Anyway, thankls for all the help you have been giving me - i really appreciate it. The idea of using the revisions collection to capture the paragraphs with changes is the one i am going with, as it seems the only one that gives me what i want so far. Something like:

    foreach (Word.Range rng in doc.StoryRanges)
                    {
                        foreach (DataGridViewRow r in Subst.Rows)
                            if (r.Cells[0].Value != null)
                                rng.Find.Execute(r.Cells[0].Value.ToString(), false, false, false, false, false, true, Word.WdFindWrap.wdFindContinue, false, r.Cells[1].Value.ToString(), Word.WdReplace.wdReplaceAll, false, false, false, false);
                        foreach (Word.Revision r in rng.Revisions)
                        {
                            if (r.Type != Word.WdRevisionType.wdRevisionInsert)
                                r.Accept();
                        }
                        foreach (Word.Revision r in rng.Revisions)
                        {
                            if (r.Type == Word.WdRevisionType.wdRevisionInsert)
                            {
                                Word.Range rg = r.Range;
                                rg.Expand(Word.WdUnits.wdParagraph);
                                Log.Items.Add(s.OLEFormat.IconLabel + " => " + rg.Text);
                                r.Accept();
                            }
                        }
                    }
    Where the DataGridView holds the replacements to be made. I do a replaceAll, accept all changes except inserts and then go through each insert and get a range on that paragraph.

    Luís Rodrigues




    • Marked as answer by 537mfb Tuesday, February 14, 2012 9:43 AM
    • Edited by 537mfb Tuesday, February 14, 2012 9:47 AM Fix Wording
    Tuesday, February 14, 2012 9:43 AM

All replies

  • Hi Luis

    I was going to suggest Revisions, and that it would be enough to display the documents with Revisions to the user. Using the Revisions pane or similar tools the user could cycle through the document(s) quite quickly and see the full context of what was changed. With the additional advantage that the information about what the text was originally would be available.

    Using the approach you're currently looking at, you could ACCEPT the revisions in the Range, which would leave the text as you've changed it.

    The approach I probably would have taken, if I don't want the user to see all the revisions, would be to perform Find/Replace in a loop. The object "rng" will contain the Found text, which I can then expand however I want, and transfer the content to a "log". Then the code loops again... Find returns a boolean value of True when the search is succesful and false when it's not, which is what you use to control the loop.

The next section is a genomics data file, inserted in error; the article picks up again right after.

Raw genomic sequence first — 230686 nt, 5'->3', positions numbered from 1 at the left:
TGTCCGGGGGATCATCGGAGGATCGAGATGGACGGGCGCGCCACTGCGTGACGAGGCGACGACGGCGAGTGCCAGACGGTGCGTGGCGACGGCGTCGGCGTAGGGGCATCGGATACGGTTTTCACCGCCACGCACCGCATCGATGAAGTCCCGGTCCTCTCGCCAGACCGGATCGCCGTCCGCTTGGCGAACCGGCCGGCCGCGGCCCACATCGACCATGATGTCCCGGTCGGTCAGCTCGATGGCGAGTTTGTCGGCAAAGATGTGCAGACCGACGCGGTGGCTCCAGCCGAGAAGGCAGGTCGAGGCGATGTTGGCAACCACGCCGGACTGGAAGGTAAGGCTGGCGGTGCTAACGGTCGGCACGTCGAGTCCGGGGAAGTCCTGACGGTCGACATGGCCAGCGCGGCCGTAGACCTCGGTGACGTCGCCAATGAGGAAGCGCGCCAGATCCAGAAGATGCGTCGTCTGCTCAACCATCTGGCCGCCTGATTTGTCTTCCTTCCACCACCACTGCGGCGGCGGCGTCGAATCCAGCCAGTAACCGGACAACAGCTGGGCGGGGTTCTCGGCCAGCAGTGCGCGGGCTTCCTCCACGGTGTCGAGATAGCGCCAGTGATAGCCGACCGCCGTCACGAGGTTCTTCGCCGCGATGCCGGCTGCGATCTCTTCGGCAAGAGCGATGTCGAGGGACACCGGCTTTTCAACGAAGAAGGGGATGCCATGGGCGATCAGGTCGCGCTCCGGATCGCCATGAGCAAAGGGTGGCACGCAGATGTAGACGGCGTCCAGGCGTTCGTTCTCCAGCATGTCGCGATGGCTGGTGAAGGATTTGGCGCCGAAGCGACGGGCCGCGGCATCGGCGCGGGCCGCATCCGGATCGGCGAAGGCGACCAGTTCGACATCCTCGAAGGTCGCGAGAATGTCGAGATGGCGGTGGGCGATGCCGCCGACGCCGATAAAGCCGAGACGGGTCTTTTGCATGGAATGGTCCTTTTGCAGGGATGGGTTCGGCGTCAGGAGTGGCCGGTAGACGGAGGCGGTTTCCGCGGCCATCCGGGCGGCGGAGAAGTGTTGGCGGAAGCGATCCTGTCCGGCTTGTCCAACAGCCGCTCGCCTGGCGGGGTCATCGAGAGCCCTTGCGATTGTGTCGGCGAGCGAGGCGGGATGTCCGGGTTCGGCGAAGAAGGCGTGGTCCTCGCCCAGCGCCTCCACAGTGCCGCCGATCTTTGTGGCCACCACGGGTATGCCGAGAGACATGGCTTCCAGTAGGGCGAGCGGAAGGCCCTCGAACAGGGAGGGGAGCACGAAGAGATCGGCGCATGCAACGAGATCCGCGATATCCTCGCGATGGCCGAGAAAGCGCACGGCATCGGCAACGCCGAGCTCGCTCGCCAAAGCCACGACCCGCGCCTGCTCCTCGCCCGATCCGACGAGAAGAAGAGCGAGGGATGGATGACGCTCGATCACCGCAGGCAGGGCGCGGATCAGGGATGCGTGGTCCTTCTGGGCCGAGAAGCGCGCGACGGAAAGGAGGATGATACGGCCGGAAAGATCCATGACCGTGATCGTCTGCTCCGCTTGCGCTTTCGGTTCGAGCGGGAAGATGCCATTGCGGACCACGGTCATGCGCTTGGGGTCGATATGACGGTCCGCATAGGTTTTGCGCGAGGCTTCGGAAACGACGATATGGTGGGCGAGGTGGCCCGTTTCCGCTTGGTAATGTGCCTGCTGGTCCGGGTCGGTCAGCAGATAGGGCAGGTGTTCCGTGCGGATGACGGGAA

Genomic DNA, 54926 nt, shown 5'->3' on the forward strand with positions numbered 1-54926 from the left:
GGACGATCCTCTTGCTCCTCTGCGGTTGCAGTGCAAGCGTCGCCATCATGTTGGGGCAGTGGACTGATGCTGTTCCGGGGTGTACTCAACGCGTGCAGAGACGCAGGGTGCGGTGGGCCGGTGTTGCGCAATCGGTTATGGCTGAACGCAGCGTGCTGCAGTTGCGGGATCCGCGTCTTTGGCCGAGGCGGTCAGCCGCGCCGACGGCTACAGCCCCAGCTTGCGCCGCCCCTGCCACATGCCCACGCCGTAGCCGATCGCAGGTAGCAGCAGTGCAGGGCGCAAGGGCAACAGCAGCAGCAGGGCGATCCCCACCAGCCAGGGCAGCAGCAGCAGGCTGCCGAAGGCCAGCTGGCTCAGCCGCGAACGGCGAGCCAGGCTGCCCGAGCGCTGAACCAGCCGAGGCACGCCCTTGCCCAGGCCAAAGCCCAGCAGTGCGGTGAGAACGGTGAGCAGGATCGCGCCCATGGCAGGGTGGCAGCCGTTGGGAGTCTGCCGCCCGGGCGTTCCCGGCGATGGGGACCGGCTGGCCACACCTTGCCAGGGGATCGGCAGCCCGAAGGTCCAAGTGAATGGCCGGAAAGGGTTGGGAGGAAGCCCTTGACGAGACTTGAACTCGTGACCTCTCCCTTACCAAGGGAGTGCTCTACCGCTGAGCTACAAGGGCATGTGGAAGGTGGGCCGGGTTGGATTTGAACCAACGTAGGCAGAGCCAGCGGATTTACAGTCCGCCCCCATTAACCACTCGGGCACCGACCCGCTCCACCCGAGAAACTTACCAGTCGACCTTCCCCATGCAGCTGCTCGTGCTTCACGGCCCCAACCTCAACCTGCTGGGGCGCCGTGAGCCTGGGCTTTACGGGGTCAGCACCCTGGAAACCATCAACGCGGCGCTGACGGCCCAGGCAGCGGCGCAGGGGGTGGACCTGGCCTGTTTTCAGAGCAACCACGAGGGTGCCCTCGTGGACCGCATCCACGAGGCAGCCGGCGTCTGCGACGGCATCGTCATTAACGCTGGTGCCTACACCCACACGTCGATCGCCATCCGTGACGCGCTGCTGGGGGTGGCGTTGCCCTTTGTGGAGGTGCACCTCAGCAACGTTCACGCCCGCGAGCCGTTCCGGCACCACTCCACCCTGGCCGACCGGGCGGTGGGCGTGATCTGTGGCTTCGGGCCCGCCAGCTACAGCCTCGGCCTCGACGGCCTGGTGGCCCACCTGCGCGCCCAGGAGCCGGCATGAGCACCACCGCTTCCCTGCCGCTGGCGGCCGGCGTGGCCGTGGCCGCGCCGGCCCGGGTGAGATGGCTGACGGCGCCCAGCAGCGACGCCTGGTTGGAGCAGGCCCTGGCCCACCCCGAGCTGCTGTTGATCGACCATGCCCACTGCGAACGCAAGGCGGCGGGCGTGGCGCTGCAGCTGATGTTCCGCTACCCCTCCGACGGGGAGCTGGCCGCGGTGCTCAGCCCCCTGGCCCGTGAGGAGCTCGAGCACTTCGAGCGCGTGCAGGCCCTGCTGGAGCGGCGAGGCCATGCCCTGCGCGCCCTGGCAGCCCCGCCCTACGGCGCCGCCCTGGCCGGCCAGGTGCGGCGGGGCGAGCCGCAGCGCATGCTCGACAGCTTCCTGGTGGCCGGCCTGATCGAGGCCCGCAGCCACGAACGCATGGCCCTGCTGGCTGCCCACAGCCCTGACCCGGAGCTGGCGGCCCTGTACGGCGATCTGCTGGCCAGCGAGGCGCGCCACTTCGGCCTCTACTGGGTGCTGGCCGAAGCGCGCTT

Cindy Meister, VSTO/Word MVP

    Saturday, February 11, 2012 7:04 AM
    Moderator
  • Hi Cindy

    Thanks for the reply.

    I considered ypur first solution for a while but unfortunatly in this things the boss must have what the boss wants - and he wants to avoid having people skim through every document - Wich sometimes is understandable, just recently we received from a single client a batch of over 30 files with several pages each. it's a lengthy work, while there might be only a few changes in the all batch to be made, having people go through over 30 docs looking to see where those changes are is something he doesn't see viable. To him, just looking at a log will suffice and reduce the job to the specific places changes took place.

    As to your second solution, that's pretty much what i had in mind just about. First, accept all changes except either deleted or added, then loop again through whatever revisions are left, accept them and get the text of it's paragraph in the same way i mention in my question entry.

    As for your advised solution at the end, (approach you would take), that was about what i was thinking at first, however, although i can check the result of find.execute to know if was found a new place for a replacement, i couldn't figure out how to retrieve the region of the change. As you can see from my question entry, my 'rng' variable will always contain a Story in the document, wich in simpler documents might even be the whole document. I want at MOST the paragraph the change took place (keeping it to just a couple of words before and after the changed location would be better). So i'm sorry but i really don't see how to implement that solution. It was my first thought though. If only find would return false on fail and a region on success...